STARon sounds like something out of “Star Trek,” but the proposed disciplinary program for students actually has more in common with “The Breakfast Club.”
The acronym stands for Schools Targeting Alternative Reform onsite. An extended version of timeout, the program would have misbehaving students in the Clark County School District spend up to nine weeks serving detention in a trailer or a portable classroom on campus.
They couldn’t eat lunch in the school cafeteria or participate in any extracurricular activities or athletics, making one critic consider the proposal excessive punishment.
“As a parent, I would be concerned about isolating a student for nine weeks,” said Edward Goldman, the associate superintendent for educational services and a School Board candidate for District A in southeastern Clark County.
The student’s length of time in STARon is up to the discretion of the principal, officials said. Students in the STARon portables would be supervised by teacher aides and/or teachers and be detained with other students.
A draft of the program estimates it could serve up to 35 students at a time. It’s proposed as an alternative to sending students to “opportunity schools,” which are set up as short-term interventions of four to nine weeks for students needing a break from their regular schools.
STARon and opportunity schools would accommodate students who have committed the same kinds of infractions, such as cheating on tests, fighting or defying school rules and teachers.
Ron Montoya, principal of Valley High School, likes the STARon proposal because it would save seats in the opportunity schools for students who committed worse offenses.
“Why should a student who has had a few tardies or has been insubordinate go to an opportunity school with someone who has brought a gun to school?” he asked.
Rather than switching schools and disrupting his education, students in the STARon portable classroom could receive their homework from their regular teachers and keep up with classes by computer, Montoya said.
Lauren Kohut-Rost, superintendent for instruction, said principals have told her they like the idea of keeping their students on campus.
STARon actually would be more immediate punishment, since a student would not have to go through a referral process to go to an alternative school.
Rost drafted the STARon proposal in response to the growing student population.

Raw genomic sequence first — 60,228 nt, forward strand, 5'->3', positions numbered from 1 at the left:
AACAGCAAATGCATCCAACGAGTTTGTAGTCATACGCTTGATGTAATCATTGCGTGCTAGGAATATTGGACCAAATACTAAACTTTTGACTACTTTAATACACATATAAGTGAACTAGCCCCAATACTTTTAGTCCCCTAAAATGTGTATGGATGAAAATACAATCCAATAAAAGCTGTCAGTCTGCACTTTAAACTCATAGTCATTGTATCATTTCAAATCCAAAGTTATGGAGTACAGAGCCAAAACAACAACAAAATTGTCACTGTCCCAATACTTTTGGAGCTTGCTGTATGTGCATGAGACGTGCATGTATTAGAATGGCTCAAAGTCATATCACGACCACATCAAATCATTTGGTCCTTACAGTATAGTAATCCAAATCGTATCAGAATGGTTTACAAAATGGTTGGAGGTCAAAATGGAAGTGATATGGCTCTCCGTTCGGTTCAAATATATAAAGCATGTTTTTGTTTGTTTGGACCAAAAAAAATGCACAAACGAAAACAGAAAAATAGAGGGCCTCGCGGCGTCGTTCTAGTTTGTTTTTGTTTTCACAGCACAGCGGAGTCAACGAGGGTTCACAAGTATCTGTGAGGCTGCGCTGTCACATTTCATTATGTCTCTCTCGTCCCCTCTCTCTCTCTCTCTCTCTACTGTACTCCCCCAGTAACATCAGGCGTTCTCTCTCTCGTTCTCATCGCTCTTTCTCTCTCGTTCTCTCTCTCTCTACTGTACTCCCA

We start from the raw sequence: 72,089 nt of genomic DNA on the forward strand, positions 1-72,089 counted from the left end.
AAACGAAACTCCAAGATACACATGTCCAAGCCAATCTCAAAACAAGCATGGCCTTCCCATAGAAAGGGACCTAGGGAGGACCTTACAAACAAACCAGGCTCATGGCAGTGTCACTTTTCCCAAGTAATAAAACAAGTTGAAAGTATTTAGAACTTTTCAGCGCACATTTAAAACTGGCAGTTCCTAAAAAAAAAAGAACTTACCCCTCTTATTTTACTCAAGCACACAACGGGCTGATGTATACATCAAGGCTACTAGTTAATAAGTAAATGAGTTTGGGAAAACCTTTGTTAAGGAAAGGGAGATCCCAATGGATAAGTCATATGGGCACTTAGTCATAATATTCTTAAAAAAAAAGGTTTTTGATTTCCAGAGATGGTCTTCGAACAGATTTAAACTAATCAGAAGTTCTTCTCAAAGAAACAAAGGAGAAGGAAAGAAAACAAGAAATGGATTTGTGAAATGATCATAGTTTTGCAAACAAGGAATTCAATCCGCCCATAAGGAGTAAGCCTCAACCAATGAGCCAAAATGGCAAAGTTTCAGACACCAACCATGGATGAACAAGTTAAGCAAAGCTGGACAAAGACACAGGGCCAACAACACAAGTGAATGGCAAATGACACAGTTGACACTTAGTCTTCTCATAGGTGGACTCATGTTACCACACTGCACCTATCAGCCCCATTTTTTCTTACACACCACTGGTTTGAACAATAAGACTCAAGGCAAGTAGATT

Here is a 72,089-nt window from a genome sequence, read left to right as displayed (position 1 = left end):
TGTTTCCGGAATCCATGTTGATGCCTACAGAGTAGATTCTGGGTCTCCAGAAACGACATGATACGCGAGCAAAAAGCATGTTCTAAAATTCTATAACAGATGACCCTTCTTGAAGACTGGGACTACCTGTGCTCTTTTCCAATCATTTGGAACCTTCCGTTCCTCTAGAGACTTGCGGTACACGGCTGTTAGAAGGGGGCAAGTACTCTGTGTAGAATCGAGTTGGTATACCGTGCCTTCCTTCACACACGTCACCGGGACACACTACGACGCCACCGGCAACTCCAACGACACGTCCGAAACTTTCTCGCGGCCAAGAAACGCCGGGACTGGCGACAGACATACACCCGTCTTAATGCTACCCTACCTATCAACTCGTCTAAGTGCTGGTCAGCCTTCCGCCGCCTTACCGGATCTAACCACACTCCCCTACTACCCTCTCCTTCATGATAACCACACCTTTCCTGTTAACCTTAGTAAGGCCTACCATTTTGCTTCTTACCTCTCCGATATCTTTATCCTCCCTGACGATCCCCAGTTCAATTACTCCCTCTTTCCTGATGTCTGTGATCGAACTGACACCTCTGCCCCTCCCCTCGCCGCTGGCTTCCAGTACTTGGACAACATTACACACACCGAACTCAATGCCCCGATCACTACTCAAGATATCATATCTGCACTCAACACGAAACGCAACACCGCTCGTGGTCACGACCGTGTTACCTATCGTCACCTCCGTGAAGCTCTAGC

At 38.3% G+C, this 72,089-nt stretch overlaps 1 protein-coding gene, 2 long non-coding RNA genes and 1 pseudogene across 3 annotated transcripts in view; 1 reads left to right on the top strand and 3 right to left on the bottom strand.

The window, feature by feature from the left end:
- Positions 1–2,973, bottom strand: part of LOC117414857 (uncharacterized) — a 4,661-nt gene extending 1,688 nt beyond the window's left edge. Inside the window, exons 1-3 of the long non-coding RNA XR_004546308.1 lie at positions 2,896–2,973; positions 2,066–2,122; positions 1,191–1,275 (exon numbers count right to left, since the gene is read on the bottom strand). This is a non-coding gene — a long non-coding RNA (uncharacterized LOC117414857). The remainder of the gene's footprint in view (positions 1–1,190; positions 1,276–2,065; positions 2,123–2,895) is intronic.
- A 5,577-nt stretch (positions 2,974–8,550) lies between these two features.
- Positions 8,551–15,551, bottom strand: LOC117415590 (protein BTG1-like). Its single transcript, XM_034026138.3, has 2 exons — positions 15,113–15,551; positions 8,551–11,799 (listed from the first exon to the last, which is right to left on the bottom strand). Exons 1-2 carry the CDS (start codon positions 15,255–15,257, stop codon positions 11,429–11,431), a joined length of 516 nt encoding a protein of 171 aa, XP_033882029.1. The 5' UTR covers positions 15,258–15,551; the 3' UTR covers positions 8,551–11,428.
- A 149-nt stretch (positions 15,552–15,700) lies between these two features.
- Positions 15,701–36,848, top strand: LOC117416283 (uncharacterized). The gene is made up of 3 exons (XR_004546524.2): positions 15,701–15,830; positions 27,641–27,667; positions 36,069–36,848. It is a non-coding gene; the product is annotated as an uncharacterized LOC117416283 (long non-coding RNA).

Recommended expulsions are up 33 percent for this school year over the same period last year, or 328 recommended expulsions this year compared to 247 recommended expulsions last year, district officials said.
Goldman said Clark County’s five opportunity schools already are half to 75 percent full, but some students are serving sentences carried over from the previous school year.
The opportunity schools serve up to 150 to 200 students, but at times have served as many as 220 students.
In addition to opportunity schools, there are “continuation schools” for students who are expelled from their regular schools for violent behavior and/or bringing alcohol and drugs to campus.
There’s some crossover between opportunity and continuation schools, since expelled students will go to an opportunity school if it’s necessary to separate certain students or for space. Continuation schools are smaller than opportunity schools, serving about 75 to 100 students.
Goldman, the associate superintendent and School Board candidate, was skeptical about the need for a new program since principals already have alternatives to opportunity school, such as giving a student “in-house suspension” or classroom detention for three to five days.
The draft proposal for STARon suggests that each school program could serve up to 35 students at a time or as many as 140 students a year, but Goldman said no school ever recommends sending that many students to an alternative school at one time.
At the most, he said, five students from the same school might be recommended for an alternative school.
The draft proposal estimates spending up to $201,779 in personnel and infrastructure costs for a pilot program’s four portables and staff. The portables would be equipped with computers and staffed with teacher’s aides and teachers who would be paid for working extra hours.
Rost proposes using some federal grants to offset costs.
Valley, along with Legacy and Mojave high schools and Brown Junior High School, have been selected for the pilot program, but the proposal still must go to the School Board for approval. Rost said the program would not start until the second semester at the earliest.
Contact reporter James Haug at jhaug @reviewjournal.com or 702-799-2922.